The limits chosen for our example environment are shown below, along with retention settings for mailboxes:
Warning Limit
Prohibit Send Limit
Prohibit Send/Receive Limit
Keep Deleted Items for (days)
Keep Deleted Mailboxes for (days)
It’s possible to configure this using the Exchange Admin Center, but for multiple databases, use Exchange Management Shell to ensure consistency. Using a combination of the Get-MailboxDatabase cmdlet and Set-MailboxDatabase cmdlet make the changes, using the values from the table above:
Get-MailboxDatabase -Server <Server> | Set-MailboxDatabase -IssueWarningQuota 9.8GB -ProhibitSendQuota 9.9GB -ProhibitSendReceiveQuota 10GB -OfflineAddressBook "Default Offline Address Book (Ex2013)" -DeletedItemRetention "14:00:00" -MailboxRetention "30:00:00"

Figure 13: Using PowerShell to modify all new databases

Preparing for Exchange 2013 Migration

Testing base functionality

Before we can move namespaces and mailboxes across to Exchange Server 2013 we need to test that the new server is fully functional.
We'll start by creating a test mailbox to use on Exchange 2013. To do this, navigate to the Exchange Admin Center and within Recipients choose Add, then User Mailbox:
Figure 14: Creating a test mailbox using the Exchange Admin Center
There is no prescriptive name for a basic test account, so enter suitable unique and identifiable details:
Figure 15: Example settings for a new test account
After creating our test mailbox we’ll now need to test that they are functional from a client perspective.
Navigate to OWA via the server’s name. As a minimum test mail flow works correctly between our new Exchange 2013 test user and existing Exchange 2010 users.
Figure 16: Verifying OWA functionality

Updating Exchange 2010 Virtual Directory URLs

Exchange 2013 supports acting as a proxy for Exchange 2010 services. This means that it is easy to allow Exchange 2010 and Exchange 2013 to co-exist using the same URLs.
We decided earlier in this guide that we would use the same names for both Exchange 2013 and 2010.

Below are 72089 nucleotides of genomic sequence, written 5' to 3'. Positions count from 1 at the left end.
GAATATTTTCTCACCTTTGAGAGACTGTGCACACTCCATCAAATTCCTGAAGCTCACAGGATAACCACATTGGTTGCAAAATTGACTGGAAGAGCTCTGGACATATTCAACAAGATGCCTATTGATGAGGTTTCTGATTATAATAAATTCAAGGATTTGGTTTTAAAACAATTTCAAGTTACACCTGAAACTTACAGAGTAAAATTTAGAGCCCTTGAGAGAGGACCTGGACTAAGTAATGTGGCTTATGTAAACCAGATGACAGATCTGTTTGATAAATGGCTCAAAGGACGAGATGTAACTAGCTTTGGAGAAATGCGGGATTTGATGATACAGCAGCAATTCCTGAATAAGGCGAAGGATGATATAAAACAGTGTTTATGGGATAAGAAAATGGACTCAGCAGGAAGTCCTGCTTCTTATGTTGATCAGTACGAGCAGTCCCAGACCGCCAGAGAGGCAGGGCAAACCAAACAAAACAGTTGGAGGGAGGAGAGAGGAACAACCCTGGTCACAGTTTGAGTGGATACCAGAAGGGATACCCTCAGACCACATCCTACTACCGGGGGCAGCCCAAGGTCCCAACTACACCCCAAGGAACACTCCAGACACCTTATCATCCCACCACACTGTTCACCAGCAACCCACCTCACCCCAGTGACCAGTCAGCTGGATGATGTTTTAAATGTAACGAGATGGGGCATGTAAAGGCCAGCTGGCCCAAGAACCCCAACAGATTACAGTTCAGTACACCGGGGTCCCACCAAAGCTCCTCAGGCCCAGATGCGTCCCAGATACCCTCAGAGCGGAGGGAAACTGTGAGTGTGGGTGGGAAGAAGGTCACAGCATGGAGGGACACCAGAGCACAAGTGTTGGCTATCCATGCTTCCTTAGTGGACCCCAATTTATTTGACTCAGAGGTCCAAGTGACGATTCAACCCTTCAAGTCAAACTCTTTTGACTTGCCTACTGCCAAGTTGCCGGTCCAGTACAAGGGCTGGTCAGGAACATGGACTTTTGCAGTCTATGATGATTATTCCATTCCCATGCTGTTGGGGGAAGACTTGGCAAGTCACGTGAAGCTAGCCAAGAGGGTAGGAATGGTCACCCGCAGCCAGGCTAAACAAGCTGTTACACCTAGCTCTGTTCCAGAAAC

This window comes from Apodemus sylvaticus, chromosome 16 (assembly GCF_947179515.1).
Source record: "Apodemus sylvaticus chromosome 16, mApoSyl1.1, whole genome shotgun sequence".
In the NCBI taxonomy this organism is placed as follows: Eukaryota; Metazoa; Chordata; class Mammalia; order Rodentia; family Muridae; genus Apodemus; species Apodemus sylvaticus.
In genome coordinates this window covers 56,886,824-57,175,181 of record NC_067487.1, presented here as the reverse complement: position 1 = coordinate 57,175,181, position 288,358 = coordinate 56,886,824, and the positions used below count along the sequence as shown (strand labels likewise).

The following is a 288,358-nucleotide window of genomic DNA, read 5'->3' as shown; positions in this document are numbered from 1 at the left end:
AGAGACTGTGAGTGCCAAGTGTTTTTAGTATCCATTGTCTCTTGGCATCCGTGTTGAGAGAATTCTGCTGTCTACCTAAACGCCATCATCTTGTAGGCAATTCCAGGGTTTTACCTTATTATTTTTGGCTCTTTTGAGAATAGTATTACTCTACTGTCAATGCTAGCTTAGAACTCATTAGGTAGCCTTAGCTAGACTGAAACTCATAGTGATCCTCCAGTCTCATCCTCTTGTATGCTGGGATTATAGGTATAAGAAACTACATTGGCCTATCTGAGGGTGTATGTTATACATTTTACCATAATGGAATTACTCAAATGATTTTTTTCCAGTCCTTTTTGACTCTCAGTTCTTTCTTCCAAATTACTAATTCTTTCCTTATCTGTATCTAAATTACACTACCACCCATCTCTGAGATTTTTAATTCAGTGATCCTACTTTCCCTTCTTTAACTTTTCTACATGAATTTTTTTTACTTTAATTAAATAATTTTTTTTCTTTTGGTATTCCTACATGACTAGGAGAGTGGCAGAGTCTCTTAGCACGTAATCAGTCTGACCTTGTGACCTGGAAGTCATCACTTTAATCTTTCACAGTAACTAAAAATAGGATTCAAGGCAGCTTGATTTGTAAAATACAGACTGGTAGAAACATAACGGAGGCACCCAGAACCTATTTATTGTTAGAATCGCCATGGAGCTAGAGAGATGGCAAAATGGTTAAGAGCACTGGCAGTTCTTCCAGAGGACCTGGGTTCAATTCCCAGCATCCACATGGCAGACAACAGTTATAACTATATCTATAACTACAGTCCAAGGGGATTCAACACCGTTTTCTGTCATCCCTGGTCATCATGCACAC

It is now time to move the and names across from Exchange 2010 to Exchange 2013.
This, along with the respective DNS / firewall changes, will result in HTTPS client traffic for Exchange 2010 going via the Exchange 2013 server.
We will update our core URLs for Exchange 2010 to remove the ExternalURL value. We'll also enable Outlook Anywhere, configuring it with the HTTPS name that will move to Exchange 2013.
To do this we will login to the Exchange 2010 server and launch the Exchange Management Shell. Enter the following PowerShell commands, substituting the $Server and $HTTPS_FQDN variables for appropriate values.
$Server = "LJD-E1401" 
Get-OWAVirtualDirectory -Server $Server | Set-OWAVirtualDirectory -ExternalURL $null
Get-ECPVirtualDirectory -Server $Server | Set-ECPVirtualDirectory -ExternalURL $null
Get-OABVirtualDirectory -Server $Server | Set-OABVirtualDirectory -ExternalURL $null
Get-ActiveSyncVirtualDirectory -Server $Server | Set-ActiveSyncVirtualDirectory-ExternalURL $null
Get-WebServicesVirtualDirectory -Server $Server | Set-WebServicesVirtualDirectory-ExternalURL $null
Enable-OutlookAnywhere -Server $Server -ClientAuthenticationMethod Basic -SSLOffloading $False -ExternalHostName $HTTPS_FQDN -IISAuthenticationMethods NTLM, Basic
Figure 17: Reconfiguration of Exchange 2010 virtual directories
From a client perspective this should not have any immediate effect. The Exchange 2013 server will provide External URL values via Autodiscover, but in the meantime client traffic will still be directed at the Exchange 2010 staging server.

Updating Internal DNS records and switching external HTTPS connectivity

To direct traffic internally at the Exchange 2013 server we need to change internal DNS records so that both the Autodiscover name and HTTPS namespace (in our case, are configured with the IP address of the new Exchange 2013 server.
On a server with access to DNS Manager, such as an Active Directory domain controller, update both records from the IP address of the Exchange 2010 server to the Exchange 2013 server:
Figure 18: Updating internal DNS records
Clients will not be immediately redirected to use the Exchange 2013 server as the proxy for client access, and instead will do so once their cached records expire. As soon as clients can access the server retry login and client access to ensure no issues exist.